Health knowledge made personal
Join this community!
› Share page:
Search posts:

Does your child's birthday impact your PPD risk or symptoms?

Posted Aug 27 2010 11:05am
I love Fall.  Over the entire course of my life, if you'd ever asked my about my favorite season, I would have most certainly said Fall.  From the crisp weather, football season, appropriateness of jeans and a sweater (my favorite outfit) to the beautiful leaves that cover the Northeast, and even North Georgia, I LOVE FALL.  I love the colors.  In fact, my wardrobe is designed and organized not just by the weight and length of the sleeves of the items, but by color.  In the Fall, I wear almost exclusively brown, green, orange and red.

One of the things I decided when I started even considering considering having another baby was that if we did ever try to conceive we'd aim for a child with a different sign.  Since y'all know that L's birthday is the same as mine, and I have a particular fondness for Libras, it's got nothing to do with his astrological sign.  However, the warm, but quickly turning into cool days in the latter of September and early October inevitably lead to Winter.  Even in Atlanta, there's no way around it.  It will get cold.  It will get dreary.  And the darkness, early night-time, lack of outdoor fun, and need for extra clothing and "stuff" will be a part of it.

I didn't realize it until much later when I'd climbed out of the hole and stumbled through the fog.  But, L was born at just the time of year when my already fatigued, sleep-deprived self most needed to be outdoors all day, getting much needed fresh air and Vitamin D, and interacting with other people.  Instead, day turned to night at 5pm and everyone began hunkering down in their nests, at just about the same time of year when my c-section had healed, I was allowed to drive, and L was sturdy enough to be out and about.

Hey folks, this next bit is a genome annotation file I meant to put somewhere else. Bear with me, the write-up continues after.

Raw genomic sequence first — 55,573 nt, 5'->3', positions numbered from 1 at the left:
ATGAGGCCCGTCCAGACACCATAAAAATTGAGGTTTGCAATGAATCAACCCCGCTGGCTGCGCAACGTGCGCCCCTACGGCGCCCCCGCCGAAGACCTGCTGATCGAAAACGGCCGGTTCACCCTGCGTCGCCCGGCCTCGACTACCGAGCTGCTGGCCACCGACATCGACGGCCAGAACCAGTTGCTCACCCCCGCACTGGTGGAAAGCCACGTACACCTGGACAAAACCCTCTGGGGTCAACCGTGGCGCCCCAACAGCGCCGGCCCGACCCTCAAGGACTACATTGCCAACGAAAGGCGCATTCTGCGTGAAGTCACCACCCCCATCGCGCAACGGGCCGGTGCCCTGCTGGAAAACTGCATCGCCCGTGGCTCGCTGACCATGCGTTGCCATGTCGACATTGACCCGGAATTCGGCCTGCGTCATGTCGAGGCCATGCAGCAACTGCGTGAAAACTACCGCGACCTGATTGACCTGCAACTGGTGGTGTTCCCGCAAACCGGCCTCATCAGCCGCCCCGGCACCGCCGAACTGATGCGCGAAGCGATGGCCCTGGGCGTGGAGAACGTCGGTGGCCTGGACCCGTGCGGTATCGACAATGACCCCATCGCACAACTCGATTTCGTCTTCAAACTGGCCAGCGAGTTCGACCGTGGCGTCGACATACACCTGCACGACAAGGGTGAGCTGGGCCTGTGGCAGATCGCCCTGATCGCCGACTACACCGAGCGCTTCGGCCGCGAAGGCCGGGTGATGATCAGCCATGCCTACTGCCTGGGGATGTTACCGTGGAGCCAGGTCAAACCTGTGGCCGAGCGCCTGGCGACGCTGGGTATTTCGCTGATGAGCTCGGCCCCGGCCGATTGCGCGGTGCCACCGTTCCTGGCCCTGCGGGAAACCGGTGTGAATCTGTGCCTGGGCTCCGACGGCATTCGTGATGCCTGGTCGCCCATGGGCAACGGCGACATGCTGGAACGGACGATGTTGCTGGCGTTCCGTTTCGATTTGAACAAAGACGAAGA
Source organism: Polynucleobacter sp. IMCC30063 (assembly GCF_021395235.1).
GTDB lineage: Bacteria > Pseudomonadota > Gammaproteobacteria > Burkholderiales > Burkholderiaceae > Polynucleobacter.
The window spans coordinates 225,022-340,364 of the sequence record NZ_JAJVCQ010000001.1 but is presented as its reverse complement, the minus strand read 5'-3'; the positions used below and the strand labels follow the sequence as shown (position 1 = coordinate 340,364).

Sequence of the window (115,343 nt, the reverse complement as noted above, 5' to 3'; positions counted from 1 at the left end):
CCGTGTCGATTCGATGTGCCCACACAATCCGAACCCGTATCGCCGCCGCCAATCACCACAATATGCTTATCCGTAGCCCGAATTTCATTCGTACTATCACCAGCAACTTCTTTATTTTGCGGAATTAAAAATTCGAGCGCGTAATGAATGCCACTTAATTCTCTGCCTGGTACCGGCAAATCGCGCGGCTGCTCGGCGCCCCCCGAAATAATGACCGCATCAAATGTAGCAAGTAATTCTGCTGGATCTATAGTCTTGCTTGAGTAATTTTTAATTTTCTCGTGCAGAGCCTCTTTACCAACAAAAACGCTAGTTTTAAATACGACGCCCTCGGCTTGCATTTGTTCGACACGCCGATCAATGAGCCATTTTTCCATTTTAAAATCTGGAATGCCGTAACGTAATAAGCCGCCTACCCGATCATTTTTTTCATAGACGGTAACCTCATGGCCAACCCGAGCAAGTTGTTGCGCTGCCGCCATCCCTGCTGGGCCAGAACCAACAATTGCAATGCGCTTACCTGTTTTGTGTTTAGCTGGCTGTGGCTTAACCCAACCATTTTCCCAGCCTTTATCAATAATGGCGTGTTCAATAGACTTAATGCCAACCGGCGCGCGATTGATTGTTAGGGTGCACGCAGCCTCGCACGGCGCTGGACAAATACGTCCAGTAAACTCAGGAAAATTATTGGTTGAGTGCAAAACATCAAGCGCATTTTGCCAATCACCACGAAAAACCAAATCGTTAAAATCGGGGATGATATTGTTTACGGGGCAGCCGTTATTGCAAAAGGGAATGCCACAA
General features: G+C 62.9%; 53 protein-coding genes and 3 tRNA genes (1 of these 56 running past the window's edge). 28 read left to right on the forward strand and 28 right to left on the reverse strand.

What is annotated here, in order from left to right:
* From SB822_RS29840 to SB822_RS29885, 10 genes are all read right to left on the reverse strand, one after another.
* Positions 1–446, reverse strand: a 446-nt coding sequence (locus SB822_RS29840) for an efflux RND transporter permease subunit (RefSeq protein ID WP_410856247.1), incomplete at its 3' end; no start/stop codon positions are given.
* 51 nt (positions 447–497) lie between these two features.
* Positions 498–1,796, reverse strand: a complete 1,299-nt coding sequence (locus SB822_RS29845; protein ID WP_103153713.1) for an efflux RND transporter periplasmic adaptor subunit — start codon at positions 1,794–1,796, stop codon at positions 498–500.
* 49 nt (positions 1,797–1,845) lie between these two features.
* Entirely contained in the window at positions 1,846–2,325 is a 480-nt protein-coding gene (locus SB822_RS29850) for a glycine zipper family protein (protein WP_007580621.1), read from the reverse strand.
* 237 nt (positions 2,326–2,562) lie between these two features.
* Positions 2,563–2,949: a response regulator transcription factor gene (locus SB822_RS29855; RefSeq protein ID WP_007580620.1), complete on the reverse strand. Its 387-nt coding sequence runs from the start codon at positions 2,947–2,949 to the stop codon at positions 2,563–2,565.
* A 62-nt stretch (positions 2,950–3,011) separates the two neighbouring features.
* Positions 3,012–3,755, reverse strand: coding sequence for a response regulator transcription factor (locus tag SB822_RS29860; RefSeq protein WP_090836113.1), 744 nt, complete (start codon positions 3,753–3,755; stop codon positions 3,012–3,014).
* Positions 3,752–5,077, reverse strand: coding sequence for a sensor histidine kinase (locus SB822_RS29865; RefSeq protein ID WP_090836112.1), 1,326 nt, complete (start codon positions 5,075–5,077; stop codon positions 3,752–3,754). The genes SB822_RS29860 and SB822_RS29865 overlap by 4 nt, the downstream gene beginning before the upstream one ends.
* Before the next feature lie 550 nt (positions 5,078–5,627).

In the few years I have been immersing myself in PMD research and resources I have never read anything that specifically addresses this theory.  I'm not claiming it's all my own, because Seasonal Affective Disorder is a real form of Depression that has gotten a fair amount of press in the past decade or so.  But, I haven't heard many researchers, or even moms for that matter, talk about the time of year that you conceive or give birth and how that might impact your experience.

God is unequivocally in control, and most of us well know, that even something like conceiving a baby involves more than a mom and a dad coming together in love.  The term "trying to conceive" is kind of a misnomer in my opinion.  The word "trying" elicits a sense that there is some sort of grand level of control on the part of the participants in the outcome.  In reality, as those who struggle with infertility well know, no amount of "trying" necessarily guarantees the desired outcome.  Yet, in a perfect world, should I ever have another child by "natural" means, I would, for my part, shoot for a Spring or Summer babe.  The ease of a newborn clad in only a onesie, and being able to go out with a freshly showered wet head and naked face, is alluring, especially in those early days when simplicity is so key to success.

How 'bout you?  What time of year did you have your child/children?  Did that impact your mood and level of fatigue in a positive or negative way?  In a perfect world, in which you had ultimate control over when you conceived, what month or season would be your preference?

Post a comment
Write a comment:

Related Searches